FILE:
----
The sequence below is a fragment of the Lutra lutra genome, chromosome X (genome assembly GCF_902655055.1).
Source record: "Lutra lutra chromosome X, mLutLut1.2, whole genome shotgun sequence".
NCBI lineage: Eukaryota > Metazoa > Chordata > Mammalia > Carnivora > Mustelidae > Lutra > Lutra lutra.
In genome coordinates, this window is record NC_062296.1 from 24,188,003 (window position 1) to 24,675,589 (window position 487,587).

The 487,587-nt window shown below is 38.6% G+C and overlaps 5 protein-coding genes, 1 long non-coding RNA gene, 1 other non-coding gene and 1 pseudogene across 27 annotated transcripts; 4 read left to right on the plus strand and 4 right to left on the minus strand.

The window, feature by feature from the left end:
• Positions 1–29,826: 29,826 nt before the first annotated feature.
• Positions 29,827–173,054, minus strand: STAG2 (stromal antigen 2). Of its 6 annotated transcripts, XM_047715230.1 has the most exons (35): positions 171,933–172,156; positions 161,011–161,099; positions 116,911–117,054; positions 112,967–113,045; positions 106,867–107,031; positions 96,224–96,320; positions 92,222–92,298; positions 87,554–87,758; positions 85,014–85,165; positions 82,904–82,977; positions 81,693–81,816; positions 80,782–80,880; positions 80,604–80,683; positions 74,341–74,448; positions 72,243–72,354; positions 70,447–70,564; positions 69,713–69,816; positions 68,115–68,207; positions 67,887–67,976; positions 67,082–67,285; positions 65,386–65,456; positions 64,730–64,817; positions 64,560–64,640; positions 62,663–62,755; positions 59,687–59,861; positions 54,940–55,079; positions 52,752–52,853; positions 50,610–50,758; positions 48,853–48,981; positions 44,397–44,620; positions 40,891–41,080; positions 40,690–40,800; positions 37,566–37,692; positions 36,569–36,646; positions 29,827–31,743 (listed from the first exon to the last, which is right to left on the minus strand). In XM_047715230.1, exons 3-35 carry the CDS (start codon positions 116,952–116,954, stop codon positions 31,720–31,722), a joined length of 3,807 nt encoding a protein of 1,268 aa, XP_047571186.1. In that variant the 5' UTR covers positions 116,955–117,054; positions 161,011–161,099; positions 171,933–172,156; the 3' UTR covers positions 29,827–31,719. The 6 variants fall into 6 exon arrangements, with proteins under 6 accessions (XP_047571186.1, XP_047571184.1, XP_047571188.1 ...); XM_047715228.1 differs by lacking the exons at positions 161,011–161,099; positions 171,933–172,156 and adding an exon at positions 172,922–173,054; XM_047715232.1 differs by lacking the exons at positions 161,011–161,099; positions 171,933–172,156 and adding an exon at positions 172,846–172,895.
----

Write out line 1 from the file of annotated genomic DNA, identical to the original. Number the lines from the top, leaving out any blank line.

The sequence below is a fragment of the Lutra lutra genome, chromosome X (genome assembly GCF_902655055.1).